Sydney Opera House Dimensions

Known as an expressionist-style performing arts center, the Sydney Opera HouseSydney Opera House is situated right within Bennelong Point, which is part of the City of Sydney in New South Wales, Australia. Danish architect Jorn Utzon conceived the design of the building. In 2003, he was awarded with the highly prestigious Pritzker Prize for such impressive work. On June 28, 2007, it became a UNESCO World Heritage Site. Besides these important details, there are more to know about it including the Sydney Opera House dimensions.

The Dimensions of the Sydney Opera House

The total area covered by the Sydney Opera House measures 4.5 acres or 1.8 hectares. It has a length of 605 feet or 183 meters, while its width is 388 feet or 120 meters. Approximately 588 concrete piers were used to serve as its support. The Concert Hall has a total capacity of 2,678, while the Opera Theatre can seat 1,507 people. The Drama Theatre has 544 seats, the Studio features a maximum capacity of 400 and the Utzon Room can accommodate more or less 210 individuals.

Additional Facts and Other Interesting Details

One of the major features of the Sydney Opera House is the stylish and state-of-the-art roofing. It made use of 1,056,006 Swedish-made tiles with matte cream and glossy white colors. Additionally, it also features a number of significant interior surface treatments that include brush box glulam, Australian white birch plywood and off-form concrete.

Right inside this building, people can find several performance venues. One of them is called the Forecourt, a venue that is both open air and very flexible. In fact, it offers different kinds of configuration options, which allow special occasion performances, live sites as well as community events. Other notable facilities available inside are the end-stage theatre called the Playhouse as well as the proscenium theatres called the Drama Theatre and the Opera Theatre.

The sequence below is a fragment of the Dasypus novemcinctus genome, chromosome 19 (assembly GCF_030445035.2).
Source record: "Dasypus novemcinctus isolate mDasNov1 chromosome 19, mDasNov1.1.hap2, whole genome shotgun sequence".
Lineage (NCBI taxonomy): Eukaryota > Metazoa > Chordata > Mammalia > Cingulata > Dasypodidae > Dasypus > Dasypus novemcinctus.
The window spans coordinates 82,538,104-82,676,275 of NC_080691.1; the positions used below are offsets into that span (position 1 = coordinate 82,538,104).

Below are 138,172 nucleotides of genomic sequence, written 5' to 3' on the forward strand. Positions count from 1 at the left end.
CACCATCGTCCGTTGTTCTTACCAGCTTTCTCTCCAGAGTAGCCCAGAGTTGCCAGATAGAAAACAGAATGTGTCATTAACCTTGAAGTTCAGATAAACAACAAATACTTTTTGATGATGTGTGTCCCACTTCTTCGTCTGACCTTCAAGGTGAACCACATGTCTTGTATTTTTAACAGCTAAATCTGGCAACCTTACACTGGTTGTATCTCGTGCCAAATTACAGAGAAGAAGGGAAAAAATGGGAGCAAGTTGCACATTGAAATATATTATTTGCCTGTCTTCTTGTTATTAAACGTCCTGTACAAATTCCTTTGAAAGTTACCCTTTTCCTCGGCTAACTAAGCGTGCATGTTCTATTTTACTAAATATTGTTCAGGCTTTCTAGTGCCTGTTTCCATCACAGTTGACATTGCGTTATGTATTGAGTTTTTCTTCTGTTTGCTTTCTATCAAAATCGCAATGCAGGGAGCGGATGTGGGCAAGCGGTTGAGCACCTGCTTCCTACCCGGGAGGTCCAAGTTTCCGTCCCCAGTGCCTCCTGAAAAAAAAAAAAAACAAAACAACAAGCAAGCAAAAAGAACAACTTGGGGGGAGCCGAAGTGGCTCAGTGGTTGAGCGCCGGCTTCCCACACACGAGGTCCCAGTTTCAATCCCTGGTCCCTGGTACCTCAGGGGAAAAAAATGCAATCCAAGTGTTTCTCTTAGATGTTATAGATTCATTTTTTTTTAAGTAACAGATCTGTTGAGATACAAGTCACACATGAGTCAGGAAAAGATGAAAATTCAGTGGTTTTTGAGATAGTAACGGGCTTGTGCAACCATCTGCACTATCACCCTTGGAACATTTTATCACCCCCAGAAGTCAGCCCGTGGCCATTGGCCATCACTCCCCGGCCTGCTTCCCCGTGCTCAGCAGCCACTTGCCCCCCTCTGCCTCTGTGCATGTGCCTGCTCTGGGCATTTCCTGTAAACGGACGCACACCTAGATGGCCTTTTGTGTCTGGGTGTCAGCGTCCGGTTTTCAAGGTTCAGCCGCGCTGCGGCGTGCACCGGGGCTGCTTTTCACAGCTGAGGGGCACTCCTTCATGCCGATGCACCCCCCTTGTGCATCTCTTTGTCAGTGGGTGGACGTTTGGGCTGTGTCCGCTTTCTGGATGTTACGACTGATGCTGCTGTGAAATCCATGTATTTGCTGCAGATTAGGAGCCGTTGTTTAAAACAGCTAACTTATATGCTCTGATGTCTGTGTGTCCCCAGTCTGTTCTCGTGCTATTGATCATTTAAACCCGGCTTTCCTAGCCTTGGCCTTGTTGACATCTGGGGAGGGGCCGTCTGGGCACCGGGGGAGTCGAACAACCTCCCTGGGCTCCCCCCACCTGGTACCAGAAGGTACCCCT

The Sydney Opera House can also accommodate social functions, ceremonies and conferences. Furthermore, it also houses a guided tour operation, four souvenir shops and five fine dining facilities. The building was formally competed in 1972, the total cost of which was $102 million. In 1957, the original cost estimate for this particular project was only $7 million. The construction of the building was divided into three major stages. The first was the podium, the second was the roof and the third was the interiors.

On October 20, 1973, the Queen of Australia Elizabeth II opened the Sydney Opera House formally. This wondrous occasion was televised, which also featured a very large attendance. The opening ceremonies included a beautiful performance of the Beethoven’s Symphony No.9 and various firework displays. Before the opening, Sergei Prokofiev’s War and Peace was performed inside the Opera Theatre.

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